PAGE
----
A House measure introduced last week would override the Obama-era State Department’s embargo on thousands of M1 Carbines and Garands long blocked from import.
The legislation comes as the latest installment in an effort by Republican lawmakers to change the 2009 decision to block the importation of no less than 87,000 rifles donated to South Korea and now surplus to that country’s needs.
“These M1 models represent a significant piece of our military history and should be available to collectors in America to the extent that other legal firearms of the same make are routinely bought and privately owned,” said bill sponsor, U.S. Rep. Doug Collins, R-Ga., in a statement.
A combination shot of two screen frames of Convair F-102 Delta Dagger, 53-1793, as it ripple fires 24 × 2.75 in (70 mm) FFAR (Folding Fin Aerial Rocket) unguided rockets from its missile bay doors.
The world’s first supersonic, all-weather jet interceptor and the U.S. Air Force’s first operational delta wing aircraft, the F-102 used a very complex fire control system for the time, the Hughes MG-3/10 series, which would automatically fire the onboard air-to-air rockets and missiles. Besides the FFARs shown, the Dagger could carry a mix of a half-dozen semi-active radar homing (the AIM-4A Falcon) and infrared homing (the AIM-4C Falcon) guidance air to air missiles as well as the brutal AIM-26A Nuclear Falcon, which sounds like a classic Air Force weapon.
*USAF 18th FIS.
*USAF 37th FIS.
*USAF 460th FIS.
*USAF 16th FIS.
*USAF 509th FIS.
*10/1965: Stuck off charge at Clark AB, Philippines.
This just in:
The U.S. Coast Guard awarded five firm fixed-price contracts for heavy polar icebreaker design studies and analysis Wednesday. The contracts were awarded to the following recipients: Bollinger Shipyards, LLC, Lockport, Louisiana; Fincantieri Marine Group, LLC, Washington, District of Columbia; General Dynamics/National Steel and Shipbuilding Company, San Diego, California; Huntington Ingalls, Inc., Pascagoula, Mississippi; and VT Halter Marine, Inc., Pascagoula, Mississippi. The combined total value of the awards is approximately $20 million.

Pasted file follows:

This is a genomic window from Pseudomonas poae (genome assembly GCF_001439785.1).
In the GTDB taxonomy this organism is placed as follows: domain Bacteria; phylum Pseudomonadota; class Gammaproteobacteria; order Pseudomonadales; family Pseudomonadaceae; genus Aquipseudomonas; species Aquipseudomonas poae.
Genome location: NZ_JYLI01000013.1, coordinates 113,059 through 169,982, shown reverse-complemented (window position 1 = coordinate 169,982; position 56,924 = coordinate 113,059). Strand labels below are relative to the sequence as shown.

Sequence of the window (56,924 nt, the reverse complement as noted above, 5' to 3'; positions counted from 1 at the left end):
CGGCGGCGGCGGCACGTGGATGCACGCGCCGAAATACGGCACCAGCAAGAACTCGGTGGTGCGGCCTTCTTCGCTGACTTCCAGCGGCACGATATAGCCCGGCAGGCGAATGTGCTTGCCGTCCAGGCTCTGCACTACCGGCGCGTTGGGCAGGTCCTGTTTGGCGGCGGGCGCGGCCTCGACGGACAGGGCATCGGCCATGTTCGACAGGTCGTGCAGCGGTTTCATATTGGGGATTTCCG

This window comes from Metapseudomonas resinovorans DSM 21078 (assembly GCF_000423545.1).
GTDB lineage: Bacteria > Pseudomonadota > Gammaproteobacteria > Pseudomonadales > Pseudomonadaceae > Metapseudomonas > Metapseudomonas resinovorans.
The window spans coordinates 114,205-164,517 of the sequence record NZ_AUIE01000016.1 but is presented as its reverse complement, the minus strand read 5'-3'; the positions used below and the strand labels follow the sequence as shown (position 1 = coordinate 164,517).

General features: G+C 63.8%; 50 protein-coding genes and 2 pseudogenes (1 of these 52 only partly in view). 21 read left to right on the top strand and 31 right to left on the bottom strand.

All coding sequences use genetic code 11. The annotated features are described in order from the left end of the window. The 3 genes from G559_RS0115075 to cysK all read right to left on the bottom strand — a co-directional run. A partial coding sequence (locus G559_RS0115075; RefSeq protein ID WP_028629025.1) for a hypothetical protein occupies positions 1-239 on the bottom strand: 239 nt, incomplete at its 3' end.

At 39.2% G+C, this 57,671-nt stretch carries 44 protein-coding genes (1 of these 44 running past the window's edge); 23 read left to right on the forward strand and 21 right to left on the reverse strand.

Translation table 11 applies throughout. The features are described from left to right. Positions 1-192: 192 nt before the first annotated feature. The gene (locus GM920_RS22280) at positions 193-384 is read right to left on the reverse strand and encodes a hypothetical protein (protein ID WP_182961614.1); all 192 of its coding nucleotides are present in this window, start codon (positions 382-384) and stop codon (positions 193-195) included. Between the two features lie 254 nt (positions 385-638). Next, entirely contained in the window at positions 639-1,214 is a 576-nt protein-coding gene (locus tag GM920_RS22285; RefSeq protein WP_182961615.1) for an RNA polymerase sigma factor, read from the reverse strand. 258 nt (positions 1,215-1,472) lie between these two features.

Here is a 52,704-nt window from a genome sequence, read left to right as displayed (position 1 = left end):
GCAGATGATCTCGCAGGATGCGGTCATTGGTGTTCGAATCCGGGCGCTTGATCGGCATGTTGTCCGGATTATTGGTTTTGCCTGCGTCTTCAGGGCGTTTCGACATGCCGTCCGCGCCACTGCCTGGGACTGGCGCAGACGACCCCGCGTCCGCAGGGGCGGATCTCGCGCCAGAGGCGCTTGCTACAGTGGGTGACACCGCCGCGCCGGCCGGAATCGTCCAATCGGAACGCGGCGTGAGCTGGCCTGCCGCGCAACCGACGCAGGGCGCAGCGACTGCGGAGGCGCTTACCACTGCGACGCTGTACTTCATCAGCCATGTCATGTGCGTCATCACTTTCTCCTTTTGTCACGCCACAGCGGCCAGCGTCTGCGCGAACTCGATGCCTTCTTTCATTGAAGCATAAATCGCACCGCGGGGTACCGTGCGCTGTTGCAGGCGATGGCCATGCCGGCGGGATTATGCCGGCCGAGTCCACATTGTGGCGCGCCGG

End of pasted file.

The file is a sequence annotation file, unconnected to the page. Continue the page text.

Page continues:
The objective of the studies are to identify design and systems approaches to reduce acquisition cost and production timelines. In addition to a requirement to develop heavy polar icebreaker designs with expected cost and schedule figures, the contracts require: the awardees to examine major design cost drivers; approaches to address potential acquisition, technology, and production risks; and benefits associated with different types of production contract types.
The heavy polar icebreaker integrated program office, staffed by Coast Guard and U.S. Navy personnel, will use the results of the studies to refine and validate the draft heavy polar icebreaker system specifications. The use of design studies is an acquisition best practice influenced by the Navy’s acquisition experience with the Landing Craft, Utility (LCU) amphibious transport ship and T-AO(X) fleet oiler, which are being acquired under accelerated acquisition schedules.
“These contracts will provide invaluable data and insight as we seek to meet schedule and affordability objectives,” said Rear Adm. Michael Haycock, the Coast Guard’s Director of Acquisition Programs and Program Executive Officer. “Our nation has an urgent need for heavy polar icebreaking capability. We formed an integrated program office with the Navy to take advantage of their shipbuilding experience. This puts us in the best possible position to succeed in this important endeavor,” said Haycock.
“The Navy is committed to the success of the heavy icebreaker program and is working collaboratively with our Coast Guard counterparts to develop a robust acquisition strategy that drives affordability and competition, while strengthening the industrial base,” said Jay Stefany, Executive Director, Amphibious, Auxiliary and Sealift Office, Program Executive Office, Ships. “Our ability to engage early with our industry partners will be critical to delivering this capability to our nation,” said Stefany.
The studies are expected to take 12 months to complete, with study results provided incrementally during that time. The Coast Guard plans to release a draft request for proposals (RFP) for detail design and construction by the end of fiscal year 2017, followed by release of the final RFP in fiscal year 2018. The Integrated Program Office plans to award a single contract for design and construction of the lead heavy polar icebreaker in fiscal year 2019, subject to appropriations.
For more information: Polar Icebreaker program page
So there was a photo dump of the VALEX of the 2nd Dragoons in Germany’s Grafenwoehr Training Area last week by the very talented photojournalist Michał Zieliński and U.S. Army Staff Sgt. Jennifer Bunn among others which I compiled for Guns.com. Well surprise, surprise, the Dragoons’ social media picked it up, which I thought was cool.
Anyway, click on the photo to get your cold blast of fresh air from Grafe.